I'm a writer who knows where she's starting and I know where I think I'm going. But I don't know anything that's going to happen in between. That's scary when you think about it. But I trust now that my characters will take me on this journey and I'll follow them on this journey. Certainly with Margaret, I knew that I wanted to write about puberty. I knew that I wanted to write about religion. It's hard to remember because it was a very long time ago and Margaret was certainly close to my own experiences in sixth grade.
I was young when I wrote that book and the child I was was still right there. You didn't have to dig very deep. She was right there. I identified completely with Margaret. I did a lot of the things that Margaret does. I talked to God as confidante. God and I had a lot of discussions about puberty because nobody else was talking to me about it. And maybe I liked it that way. My mother certainly never talked to me about anything personal, any issues of puberty or growing up. My father would, but it was so strange when he did.
I mean, I once asked, "What was wrong with my cousin?" I think I was nine. And my cousin said to me, "You'll find out when you're 13." And all the way home in the car (and it was a long trip home), I kept saying, "What will I find out?" I was so curious. "What will I find out when I was 13? What was Gracie telling me?" And when we got home, my mother said to my father, "You tell her."
My father was a dentist. Maybe my mother felt he had been to almost medical school and so he knew how to tell these things. And what he told me was such an odd story and what I came away with was when the moon was full — I know it was about a lunar cycle, but I didn't know anything about a lunar cycle. When the moon was full, this thing would happen to women all over the world at the same time.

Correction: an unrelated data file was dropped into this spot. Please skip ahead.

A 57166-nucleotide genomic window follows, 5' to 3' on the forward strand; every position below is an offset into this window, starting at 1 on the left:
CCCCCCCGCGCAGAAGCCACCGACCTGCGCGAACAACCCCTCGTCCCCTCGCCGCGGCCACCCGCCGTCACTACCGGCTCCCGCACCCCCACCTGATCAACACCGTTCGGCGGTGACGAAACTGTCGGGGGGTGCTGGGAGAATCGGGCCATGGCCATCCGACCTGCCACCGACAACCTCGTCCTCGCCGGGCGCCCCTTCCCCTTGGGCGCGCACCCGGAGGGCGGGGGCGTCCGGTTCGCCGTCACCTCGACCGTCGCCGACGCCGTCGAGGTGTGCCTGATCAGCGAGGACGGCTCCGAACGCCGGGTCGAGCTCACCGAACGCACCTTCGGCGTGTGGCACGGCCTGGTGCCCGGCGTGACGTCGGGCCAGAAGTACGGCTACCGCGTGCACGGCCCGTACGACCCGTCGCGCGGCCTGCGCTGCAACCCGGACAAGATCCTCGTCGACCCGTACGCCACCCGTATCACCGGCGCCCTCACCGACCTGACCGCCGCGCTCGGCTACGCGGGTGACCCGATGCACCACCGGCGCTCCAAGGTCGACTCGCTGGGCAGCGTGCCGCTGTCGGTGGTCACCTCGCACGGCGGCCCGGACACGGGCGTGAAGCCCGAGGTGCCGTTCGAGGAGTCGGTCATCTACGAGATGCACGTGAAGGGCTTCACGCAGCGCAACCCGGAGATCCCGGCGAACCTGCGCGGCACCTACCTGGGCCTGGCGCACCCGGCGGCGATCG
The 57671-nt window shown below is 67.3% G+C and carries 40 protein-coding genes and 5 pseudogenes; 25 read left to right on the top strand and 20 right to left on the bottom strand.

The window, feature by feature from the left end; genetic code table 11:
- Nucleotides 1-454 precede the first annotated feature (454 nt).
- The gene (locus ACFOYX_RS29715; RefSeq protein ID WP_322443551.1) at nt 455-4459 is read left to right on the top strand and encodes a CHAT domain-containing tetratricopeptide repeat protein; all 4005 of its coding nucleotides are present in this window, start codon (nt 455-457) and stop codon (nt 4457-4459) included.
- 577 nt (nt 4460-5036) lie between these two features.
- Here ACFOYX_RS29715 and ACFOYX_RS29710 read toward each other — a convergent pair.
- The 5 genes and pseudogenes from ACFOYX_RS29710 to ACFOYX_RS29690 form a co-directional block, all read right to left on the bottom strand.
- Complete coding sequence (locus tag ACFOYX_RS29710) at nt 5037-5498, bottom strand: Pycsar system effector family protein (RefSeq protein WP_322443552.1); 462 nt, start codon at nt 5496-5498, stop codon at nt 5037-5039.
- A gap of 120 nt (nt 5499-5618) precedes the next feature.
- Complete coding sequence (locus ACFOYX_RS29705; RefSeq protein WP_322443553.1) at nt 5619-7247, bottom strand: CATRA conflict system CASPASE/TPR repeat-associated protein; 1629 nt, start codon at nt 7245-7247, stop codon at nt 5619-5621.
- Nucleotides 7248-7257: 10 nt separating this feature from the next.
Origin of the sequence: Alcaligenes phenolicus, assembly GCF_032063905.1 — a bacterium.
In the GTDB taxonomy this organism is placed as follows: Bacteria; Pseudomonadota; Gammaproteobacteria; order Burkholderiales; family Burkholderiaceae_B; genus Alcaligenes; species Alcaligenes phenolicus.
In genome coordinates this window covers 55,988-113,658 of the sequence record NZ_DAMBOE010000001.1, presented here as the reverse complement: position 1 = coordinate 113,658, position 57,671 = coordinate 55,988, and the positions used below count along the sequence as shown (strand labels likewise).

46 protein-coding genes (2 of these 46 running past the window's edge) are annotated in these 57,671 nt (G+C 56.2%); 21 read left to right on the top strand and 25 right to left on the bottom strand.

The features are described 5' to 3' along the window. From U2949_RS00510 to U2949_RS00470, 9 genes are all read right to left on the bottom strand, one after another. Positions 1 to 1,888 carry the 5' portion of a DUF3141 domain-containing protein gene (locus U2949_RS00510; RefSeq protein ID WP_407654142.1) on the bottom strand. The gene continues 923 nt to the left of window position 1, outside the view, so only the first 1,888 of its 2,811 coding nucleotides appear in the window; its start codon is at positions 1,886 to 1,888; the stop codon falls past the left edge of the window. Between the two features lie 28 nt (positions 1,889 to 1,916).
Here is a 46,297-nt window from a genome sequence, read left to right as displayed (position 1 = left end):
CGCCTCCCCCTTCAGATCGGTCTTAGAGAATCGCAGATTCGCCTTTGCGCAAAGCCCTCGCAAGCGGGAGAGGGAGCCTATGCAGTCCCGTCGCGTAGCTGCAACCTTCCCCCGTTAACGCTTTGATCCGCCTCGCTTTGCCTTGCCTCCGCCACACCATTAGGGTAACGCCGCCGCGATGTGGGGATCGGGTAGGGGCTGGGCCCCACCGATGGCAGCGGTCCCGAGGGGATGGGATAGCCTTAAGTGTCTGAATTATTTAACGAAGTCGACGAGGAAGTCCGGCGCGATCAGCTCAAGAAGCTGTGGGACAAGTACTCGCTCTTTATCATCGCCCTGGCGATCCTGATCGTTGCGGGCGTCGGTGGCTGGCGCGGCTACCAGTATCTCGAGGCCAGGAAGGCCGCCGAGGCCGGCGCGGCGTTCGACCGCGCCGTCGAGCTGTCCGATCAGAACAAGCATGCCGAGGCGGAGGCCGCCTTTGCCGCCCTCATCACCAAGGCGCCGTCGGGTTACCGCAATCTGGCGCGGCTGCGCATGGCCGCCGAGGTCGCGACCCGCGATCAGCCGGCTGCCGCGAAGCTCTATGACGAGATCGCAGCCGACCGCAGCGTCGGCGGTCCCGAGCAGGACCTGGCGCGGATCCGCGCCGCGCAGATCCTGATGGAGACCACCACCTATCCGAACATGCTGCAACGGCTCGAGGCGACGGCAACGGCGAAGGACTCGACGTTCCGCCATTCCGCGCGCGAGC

I got this feeling that all women, when the moon was full, they would have their periods and this is what Gracie had. And when I was 13, it would happen to me. Well, it didn't. I mean, I was 14 — over 14 when it finally did. And I learned by that time that my mother was 16. And I guess eventually, I learned about these 28-day lunar cycles, but it made no sense to me when my father told me this story.
It was a nice story, but I didn't get it. I expected to hear werewolves, you know, "Whooo, whooo," and the moon would be full and this wonderful thing would happen — that I wanted to happen, I wanted to grow up. I mean, the fantasy of children is growing up and what will it be like? And I was very anxious.
How to Rid Your Schools and Libraries of Judy Blume Books
Following the presidential election of 1980, the censors came out — they came out of the woodwork overnight really. A.L.A., who tracked challenges to books, knew that overnight, literally overnight, the challenges, there were at least four times as many right away and, of course, that grew and grew.
I really didn't have any experience in the seventies with censorship or book challenges. It is true that when I gave three copies of Are You There, God? It's Me, Margaret to my children's elementary school in what — 1971 I think, the male principal of that school refused to have them in the library because he thought that menstruation was, I don't know what he thought. Well, I don't know what he thought about it, but he didn't want it in his school. Nevermind how many kids that school went up to sixth grade. Fifth and sixth graders were already menstruating.